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Estimating Sheet

Details of Concrete Edge Restraint

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Tensile stresses may occur when the movement (expansion and/or contraction) is restrained inside a young concrete constituent. As a result, cracking is inevitable. This restrained to movement is generally defined as restraint.

Restraints are categorized as internal or external to the constituent. Due to dissimilar temperature variations inside a mass concrete element, the internal restraints take place and it can lead to surface and/or internal cracking. Although, it is only applicable to very thick sections (1000 mm or more).

External restraints occur because of the support/casting condition of the concrete. The external restraints are categorized as follow :

(1) End restraints
(2) Edge restraints

End restraint: End restraints happen if the edges of a young concrete are obstructed from movement. It is normally found in suspended slab cast among rigid cores, walls or columns, in infill bays, ground slab cast on piles, large area ground slabs restrained locally, e.g. by piles, columns or column foundations or by the formation of friction, walls cast against secant, contiguous concrete or steel sheet piled walls etc (CIRIA C660).

Edge restraint: It usually happens where the young concrete section (suppose a wall) is cast on a solidified concrete base i.e. the restriction remains only in one direction, and the interaction exists among the old and new concrete with regards to distribution of cracks. There is difference between edge restraint and end restraint since the crack width belongs to a function of restrained strain instead of the tensile capacity of the concrete.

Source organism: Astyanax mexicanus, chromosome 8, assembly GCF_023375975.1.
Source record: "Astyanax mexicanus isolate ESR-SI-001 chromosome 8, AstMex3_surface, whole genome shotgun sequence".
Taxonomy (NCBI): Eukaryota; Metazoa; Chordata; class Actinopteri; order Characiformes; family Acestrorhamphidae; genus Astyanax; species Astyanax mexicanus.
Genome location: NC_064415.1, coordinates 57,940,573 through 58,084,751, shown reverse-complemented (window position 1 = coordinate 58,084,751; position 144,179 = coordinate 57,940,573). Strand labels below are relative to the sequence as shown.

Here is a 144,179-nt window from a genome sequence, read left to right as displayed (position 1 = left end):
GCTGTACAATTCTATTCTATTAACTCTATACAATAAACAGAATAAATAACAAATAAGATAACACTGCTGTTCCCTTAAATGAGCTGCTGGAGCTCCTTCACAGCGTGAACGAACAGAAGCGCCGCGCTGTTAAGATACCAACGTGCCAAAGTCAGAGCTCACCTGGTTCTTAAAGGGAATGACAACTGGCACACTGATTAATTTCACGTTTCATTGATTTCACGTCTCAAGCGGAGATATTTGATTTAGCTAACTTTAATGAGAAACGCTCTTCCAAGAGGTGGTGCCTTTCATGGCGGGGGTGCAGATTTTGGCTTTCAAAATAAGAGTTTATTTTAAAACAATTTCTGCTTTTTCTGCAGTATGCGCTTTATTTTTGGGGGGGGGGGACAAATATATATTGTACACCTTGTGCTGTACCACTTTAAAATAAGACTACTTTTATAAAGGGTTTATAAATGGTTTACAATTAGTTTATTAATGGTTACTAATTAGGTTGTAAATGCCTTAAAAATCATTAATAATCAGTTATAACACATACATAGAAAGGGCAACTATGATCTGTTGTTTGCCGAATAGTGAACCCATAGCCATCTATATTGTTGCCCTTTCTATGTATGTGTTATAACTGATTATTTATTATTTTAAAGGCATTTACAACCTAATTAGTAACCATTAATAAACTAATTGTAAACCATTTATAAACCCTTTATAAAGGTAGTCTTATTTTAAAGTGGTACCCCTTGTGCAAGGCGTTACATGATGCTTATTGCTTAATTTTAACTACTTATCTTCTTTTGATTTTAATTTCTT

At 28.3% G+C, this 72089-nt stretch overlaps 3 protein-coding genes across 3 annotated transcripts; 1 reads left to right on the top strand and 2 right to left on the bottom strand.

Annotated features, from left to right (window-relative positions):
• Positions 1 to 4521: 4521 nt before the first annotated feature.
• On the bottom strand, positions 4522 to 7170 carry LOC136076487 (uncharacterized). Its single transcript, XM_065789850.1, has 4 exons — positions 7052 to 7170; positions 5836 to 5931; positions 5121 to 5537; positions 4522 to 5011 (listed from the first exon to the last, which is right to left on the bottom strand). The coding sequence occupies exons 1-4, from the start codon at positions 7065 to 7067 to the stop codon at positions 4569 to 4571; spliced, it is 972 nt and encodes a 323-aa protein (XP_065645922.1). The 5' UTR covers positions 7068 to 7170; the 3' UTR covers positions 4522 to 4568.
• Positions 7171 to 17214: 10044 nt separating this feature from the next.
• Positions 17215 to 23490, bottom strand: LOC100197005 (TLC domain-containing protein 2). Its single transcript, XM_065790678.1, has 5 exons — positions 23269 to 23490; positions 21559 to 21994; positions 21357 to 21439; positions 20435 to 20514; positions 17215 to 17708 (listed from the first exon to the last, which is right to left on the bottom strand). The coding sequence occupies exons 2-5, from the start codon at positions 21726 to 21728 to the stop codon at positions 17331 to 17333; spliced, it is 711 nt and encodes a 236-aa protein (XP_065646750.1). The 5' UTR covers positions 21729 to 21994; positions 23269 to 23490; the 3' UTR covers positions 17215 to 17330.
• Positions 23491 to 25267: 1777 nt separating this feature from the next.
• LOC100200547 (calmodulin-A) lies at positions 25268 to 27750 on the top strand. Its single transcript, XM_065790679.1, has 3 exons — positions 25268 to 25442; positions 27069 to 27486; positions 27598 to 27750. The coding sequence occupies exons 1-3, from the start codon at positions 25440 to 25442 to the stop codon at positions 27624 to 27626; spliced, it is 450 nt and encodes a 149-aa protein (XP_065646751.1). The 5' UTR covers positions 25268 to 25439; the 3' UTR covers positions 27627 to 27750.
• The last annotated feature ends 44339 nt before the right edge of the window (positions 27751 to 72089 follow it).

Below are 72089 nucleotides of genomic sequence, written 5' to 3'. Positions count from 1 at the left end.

Sometimes, there is combination of end restraint and edge restraint.

Restraint Factors: The level of restraint in a young concrete caused by adjacent element is usually defined with restraint factors.

Also Read: Download RC elements analysis and design spreadsheet

The degree of restraint, R, is normally taken as the ratio among the actual stress in a contracting body and the stress introduced under full restraint.

Degree of restraint R = Actual imposed stress / Imposed stress at full restraint

It is complicated to find out the degree of restraint appropriately, but it is essential to find restraint factors which are perfect as much as possible. In accordance with CIRIA C660, the restraint factors introduced by BS 8110-2 and HA BD 28/87 reveals perfect restraint values, whereas the restraint factors from BS 8007 and EN 1992-3 contains a modification factor of 0.5 to take into account creep under sustained loading.

ACI (1990) (cited by CIRIA C660) developed method for computing the edge restraint on the basis of the pertinent geometry and stiffness of the old and new concrete. The equation is provided as follow;

Restraint at the joint Rj = 1/(1 + AnEn/AoEo)

An denotes Cross-sectional area of the new (restrained) pour.
Ao denotes the cross-sectional area of the old concrete.
En denotes the modulus of elasticity of the new pour concrete.
Eo denotes the modulus of elasticity of the old concrete.

However, CIRIA C660 defines that the relative areas of influence of Ao and An can't be explained easily. So, the following simple rules should be followed;

I. For a wall cast at the edge of a slab (An/Ao) = (hn/ho) (thickness of new concrete/thickness of old concrete).

II. For wall cast remote from the edge of the slab (An/Ao) = (hn/2ho).

III. En/Eo ranges from 0.7 to 0.8 (but 0.8 is recommended).

Restraint Effects In Young Concrete Element